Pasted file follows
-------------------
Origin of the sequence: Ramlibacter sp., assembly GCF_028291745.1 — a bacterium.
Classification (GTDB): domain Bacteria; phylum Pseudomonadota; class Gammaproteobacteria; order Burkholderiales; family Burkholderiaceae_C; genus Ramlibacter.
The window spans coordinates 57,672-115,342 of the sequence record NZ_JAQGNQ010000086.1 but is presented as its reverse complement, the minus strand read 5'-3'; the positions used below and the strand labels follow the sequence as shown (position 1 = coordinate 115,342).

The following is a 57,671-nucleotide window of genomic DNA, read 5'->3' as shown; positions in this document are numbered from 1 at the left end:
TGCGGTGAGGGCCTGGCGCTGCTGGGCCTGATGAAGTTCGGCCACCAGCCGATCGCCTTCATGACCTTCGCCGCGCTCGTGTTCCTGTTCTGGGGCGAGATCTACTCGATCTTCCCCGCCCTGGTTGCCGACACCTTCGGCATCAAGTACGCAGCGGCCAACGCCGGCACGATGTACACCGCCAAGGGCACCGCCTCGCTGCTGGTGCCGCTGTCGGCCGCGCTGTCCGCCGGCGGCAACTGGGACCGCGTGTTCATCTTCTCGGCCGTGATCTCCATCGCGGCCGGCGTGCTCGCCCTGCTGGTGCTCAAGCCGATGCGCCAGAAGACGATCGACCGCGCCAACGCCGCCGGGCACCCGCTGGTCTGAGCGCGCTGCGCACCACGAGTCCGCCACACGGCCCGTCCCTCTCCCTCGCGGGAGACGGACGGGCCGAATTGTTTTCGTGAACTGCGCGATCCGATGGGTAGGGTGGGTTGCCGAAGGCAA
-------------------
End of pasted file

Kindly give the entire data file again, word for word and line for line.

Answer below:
Origin of the sequence: Ramlibacter sp., assembly GCF_028291745.1 — a bacterium.
Classification (GTDB): domain Bacteria; phylum Pseudomonadota; class Gammaproteobacteria; order Burkholderiales; family Burkholderiaceae_C; genus Ramlibacter.
The window spans coordinates 57,672-115,342 of the sequence record NZ_JAQGNQ010000086.1 but is presented as its reverse complement, the minus strand read 5'-3'; the positions used below and the strand labels follow the sequence as shown (position 1 = coordinate 115,342).

The following is a 57,671-nucleotide window of genomic DNA, read 5'->3' as shown; positions in this document are numbered from 1 at the left end:
TGCGGTGAGGGCCTGGCGCTGCTGGGCCTGATGAAGTTCGGCCACCAGCCGATCGCCTTCATGACCTTCGCCGCGCTCGTGTTCCTGTTCTGGGGCGAGATCTACTCGATCTTCCCCGCCCTGGTTGCCGACACCTTCGGCATCAAGTACGCAGCGGCCAACGCCGGCACGATGTACACCGCCAAGGGCACCGCCTCGCTGCTGGTGCCGCTGTCGGCCGCGCTGTCCGCCGGCGGCAACTGGGACCGCGTGTTCATCTTCTCGGCCGTGATCTCCATCGCGGCCGGCGTGCTCGCCCTGCTGGTGCTCAAGCCGATGCGCCAGAAGACGATCGACCGCGCCAACGCCGCCGGGCACCCGCTGGTCTGAGCGCGCTGCGCACCACGAGTCCGCCACACGGCCCGTCCCTCTCCCTCGCGGGAGACGGACGGGCCGAATTGTTTTCGTGAACTGCGCGATCCGATGGGTAGGGTGGGTTGCCGAAGGCAA